Excessive red tape in the sector would push up rents and reduce choice for tenants. That is why we are streamlining licensing processes for houses in multiple occupation and scrapping plans for an expensive and counter-productive state register of every landlord. This afternoon I am chairing a taskforce on rogue landlords in order to try to drive them out of the market.
One way of alleviating the regulatory burden on landlords but also improving safety and security for tenants would be to provide a simple standardised document containing all landlord and tenant responsibilities, from fire safety to antisocial behaviour. The planning system is about to benefit from a process of simplification. Will the Minister do likewise with the private rented housing sector?
I am pleased to report to my hon. Friend that standards are certainly improving in the private-rented sector. For example, satisfaction levels are higher than in the social sector and rates of energy performance are better than in the private sector. I like the sound of his idea, and I will certainly have a look at it. It sounds as though it might be comparable with a template lease, and it is worth further consideration.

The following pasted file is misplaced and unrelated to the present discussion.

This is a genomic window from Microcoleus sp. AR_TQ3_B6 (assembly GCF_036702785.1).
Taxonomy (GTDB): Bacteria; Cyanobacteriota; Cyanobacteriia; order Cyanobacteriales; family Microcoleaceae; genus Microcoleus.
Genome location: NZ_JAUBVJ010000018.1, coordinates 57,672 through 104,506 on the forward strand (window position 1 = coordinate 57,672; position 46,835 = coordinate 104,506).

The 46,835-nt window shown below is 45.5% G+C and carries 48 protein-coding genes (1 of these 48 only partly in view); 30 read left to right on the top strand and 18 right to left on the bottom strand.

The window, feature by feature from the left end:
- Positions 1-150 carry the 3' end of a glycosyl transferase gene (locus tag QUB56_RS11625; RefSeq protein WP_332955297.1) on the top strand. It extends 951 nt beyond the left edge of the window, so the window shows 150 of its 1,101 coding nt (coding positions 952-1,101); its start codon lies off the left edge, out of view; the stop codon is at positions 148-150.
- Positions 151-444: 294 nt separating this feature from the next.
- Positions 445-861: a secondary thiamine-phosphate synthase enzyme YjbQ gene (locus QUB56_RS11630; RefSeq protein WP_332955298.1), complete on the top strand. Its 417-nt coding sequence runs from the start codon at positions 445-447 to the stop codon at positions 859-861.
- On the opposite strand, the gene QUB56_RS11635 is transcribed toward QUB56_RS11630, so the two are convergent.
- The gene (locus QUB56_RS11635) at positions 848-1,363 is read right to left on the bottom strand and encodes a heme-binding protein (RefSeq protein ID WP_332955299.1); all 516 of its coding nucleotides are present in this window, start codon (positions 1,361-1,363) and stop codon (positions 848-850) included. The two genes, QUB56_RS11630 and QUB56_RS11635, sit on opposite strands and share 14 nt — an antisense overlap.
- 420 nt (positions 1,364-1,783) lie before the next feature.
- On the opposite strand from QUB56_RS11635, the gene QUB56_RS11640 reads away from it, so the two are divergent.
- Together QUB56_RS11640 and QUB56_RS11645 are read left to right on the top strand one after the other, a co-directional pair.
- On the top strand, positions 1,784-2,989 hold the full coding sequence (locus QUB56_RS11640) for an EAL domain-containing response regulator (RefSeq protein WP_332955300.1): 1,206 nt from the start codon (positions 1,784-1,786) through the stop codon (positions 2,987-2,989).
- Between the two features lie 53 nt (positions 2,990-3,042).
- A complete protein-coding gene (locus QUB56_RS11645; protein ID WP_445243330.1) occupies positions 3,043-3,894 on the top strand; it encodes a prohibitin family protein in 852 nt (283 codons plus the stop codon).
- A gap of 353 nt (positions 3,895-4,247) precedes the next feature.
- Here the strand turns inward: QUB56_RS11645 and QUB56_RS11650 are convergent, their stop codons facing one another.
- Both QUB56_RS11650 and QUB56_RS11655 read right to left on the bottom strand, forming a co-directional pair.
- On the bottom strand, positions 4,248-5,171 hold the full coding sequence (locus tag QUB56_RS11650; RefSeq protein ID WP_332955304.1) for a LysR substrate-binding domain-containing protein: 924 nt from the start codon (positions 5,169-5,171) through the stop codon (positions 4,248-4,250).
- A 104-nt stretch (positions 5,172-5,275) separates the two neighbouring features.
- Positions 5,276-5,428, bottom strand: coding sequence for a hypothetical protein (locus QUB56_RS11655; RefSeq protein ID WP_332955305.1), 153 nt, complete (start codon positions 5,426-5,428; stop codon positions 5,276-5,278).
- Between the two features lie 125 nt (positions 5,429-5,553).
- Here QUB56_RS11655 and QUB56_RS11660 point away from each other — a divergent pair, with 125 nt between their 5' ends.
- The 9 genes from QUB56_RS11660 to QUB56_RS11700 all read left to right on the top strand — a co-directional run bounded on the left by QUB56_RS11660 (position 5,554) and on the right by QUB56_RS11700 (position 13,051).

There are now more than 1 million families with children whose home is privately rented, and Shelter says that a third of them cut down on food to pay their rents and they can all be kicked out with less than a month’s notice. Why are the Government so out of touch with the pressure that people face that they are denying even the basic security of a legal right to a written tenancy agreement?
The right hon. Gentleman, who knows a thing or two about housing, is absolutely right to indicate the pressure in the system caused by more than a decade of building far fewer homes than are required, which has led to rents rising very quickly. There are now some signs that rents have started to moderate. The English housing survey shows that rents rose at a slower pace than inflation; LSL Property Services shows falls for the third month in a row; and Professor Michael Ball reports that they fell by a tenth in real terms between 2008 and 2011. The right hon. Gentleman is absolutely right, following on from the question by my hon. Friend the Member for Torbay (Mr Sanders), to suggest that we must always drive for improvements, and that may well include looking at leasing documents.